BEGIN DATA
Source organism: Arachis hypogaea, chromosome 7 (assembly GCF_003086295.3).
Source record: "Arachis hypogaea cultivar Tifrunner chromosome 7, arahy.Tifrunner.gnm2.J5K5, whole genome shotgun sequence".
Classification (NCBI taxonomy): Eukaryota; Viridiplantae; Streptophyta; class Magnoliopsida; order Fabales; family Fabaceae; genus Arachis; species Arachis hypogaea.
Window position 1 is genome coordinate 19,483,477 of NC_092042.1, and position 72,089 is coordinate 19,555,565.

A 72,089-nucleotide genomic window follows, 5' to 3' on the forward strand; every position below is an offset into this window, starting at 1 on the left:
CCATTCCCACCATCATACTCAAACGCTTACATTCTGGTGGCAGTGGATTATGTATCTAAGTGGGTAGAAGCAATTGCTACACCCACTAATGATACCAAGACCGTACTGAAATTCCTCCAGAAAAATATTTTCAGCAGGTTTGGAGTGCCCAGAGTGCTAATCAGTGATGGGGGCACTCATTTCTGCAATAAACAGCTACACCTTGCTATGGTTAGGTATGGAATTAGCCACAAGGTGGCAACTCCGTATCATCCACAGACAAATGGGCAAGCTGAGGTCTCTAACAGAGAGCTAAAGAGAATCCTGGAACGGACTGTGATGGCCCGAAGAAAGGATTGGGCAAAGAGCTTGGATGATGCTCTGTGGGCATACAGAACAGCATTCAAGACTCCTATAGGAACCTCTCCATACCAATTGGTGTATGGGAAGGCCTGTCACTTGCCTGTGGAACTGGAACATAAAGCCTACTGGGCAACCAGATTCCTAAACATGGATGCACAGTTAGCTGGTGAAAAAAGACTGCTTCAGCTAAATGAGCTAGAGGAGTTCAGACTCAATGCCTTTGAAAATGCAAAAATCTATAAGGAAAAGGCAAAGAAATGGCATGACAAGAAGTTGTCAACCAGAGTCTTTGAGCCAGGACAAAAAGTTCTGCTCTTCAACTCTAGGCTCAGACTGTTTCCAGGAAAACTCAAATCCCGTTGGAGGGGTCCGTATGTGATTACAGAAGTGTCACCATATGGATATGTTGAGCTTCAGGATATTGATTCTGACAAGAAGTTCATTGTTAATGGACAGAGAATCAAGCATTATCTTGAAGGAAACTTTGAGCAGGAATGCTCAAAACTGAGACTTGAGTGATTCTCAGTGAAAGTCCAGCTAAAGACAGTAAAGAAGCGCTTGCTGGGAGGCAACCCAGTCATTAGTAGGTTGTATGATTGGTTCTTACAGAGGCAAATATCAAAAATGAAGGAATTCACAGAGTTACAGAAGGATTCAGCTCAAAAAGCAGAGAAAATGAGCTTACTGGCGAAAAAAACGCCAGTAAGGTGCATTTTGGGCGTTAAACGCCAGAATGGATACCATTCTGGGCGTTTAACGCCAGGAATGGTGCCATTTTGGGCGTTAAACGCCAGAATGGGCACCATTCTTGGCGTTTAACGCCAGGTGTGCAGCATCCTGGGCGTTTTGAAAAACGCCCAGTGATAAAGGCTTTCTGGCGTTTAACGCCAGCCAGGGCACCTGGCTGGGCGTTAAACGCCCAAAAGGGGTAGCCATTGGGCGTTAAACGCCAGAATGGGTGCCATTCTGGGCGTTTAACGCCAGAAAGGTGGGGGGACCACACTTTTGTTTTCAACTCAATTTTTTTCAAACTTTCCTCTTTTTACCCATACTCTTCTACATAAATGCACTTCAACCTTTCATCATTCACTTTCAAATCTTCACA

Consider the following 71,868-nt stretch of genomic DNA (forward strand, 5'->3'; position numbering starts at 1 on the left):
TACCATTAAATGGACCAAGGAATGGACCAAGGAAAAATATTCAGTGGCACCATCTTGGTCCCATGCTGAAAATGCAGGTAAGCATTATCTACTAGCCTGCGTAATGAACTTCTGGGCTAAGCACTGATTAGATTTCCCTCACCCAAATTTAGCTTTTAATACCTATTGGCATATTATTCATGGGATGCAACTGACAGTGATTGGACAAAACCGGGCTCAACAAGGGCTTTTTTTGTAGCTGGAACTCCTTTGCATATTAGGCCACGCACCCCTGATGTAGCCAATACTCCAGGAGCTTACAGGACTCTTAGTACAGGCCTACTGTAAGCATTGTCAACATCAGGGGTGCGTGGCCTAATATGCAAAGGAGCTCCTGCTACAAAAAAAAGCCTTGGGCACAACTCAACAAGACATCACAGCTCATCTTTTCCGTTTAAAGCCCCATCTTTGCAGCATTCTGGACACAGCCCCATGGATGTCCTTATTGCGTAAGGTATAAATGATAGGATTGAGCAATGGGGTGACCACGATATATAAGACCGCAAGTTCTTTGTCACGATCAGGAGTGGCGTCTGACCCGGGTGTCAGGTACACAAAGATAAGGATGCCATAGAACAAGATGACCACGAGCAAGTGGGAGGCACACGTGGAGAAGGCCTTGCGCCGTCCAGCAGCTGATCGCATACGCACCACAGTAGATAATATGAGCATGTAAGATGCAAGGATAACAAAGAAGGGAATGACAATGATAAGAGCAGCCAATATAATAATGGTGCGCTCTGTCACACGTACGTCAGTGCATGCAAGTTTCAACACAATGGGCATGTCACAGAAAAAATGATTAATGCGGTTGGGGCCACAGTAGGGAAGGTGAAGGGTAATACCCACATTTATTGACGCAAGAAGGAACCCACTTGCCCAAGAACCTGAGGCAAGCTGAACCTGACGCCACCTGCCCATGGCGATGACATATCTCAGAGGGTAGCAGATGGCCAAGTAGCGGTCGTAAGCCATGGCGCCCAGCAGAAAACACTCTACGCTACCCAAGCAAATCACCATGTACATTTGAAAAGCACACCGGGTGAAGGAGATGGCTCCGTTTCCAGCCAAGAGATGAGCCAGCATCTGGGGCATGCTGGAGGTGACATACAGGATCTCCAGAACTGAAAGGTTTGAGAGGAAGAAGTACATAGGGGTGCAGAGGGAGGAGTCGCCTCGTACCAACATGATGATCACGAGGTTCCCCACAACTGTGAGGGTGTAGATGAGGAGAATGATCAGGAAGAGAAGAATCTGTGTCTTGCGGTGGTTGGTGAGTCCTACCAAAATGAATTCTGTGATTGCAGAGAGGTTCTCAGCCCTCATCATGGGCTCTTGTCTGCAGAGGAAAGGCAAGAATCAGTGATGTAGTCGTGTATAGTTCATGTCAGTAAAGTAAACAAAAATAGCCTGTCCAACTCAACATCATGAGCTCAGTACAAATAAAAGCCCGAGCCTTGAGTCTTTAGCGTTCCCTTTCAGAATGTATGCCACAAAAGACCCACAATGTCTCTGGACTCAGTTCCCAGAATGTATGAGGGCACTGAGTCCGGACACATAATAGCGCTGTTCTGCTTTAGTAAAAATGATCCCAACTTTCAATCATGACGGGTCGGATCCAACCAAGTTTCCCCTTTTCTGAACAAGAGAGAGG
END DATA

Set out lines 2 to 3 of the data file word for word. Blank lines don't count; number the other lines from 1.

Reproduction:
Source record: "Arachis hypogaea cultivar Tifrunner chromosome 7, arahy.Tifrunner.gnm2.J5K5, whole genome shotgun sequence".
Classification (NCBI taxonomy): Eukaryota; Viridiplantae; Streptophyta; class Magnoliopsida; order Fabales; family Fabaceae; genus Arachis; species Arachis hypogaea.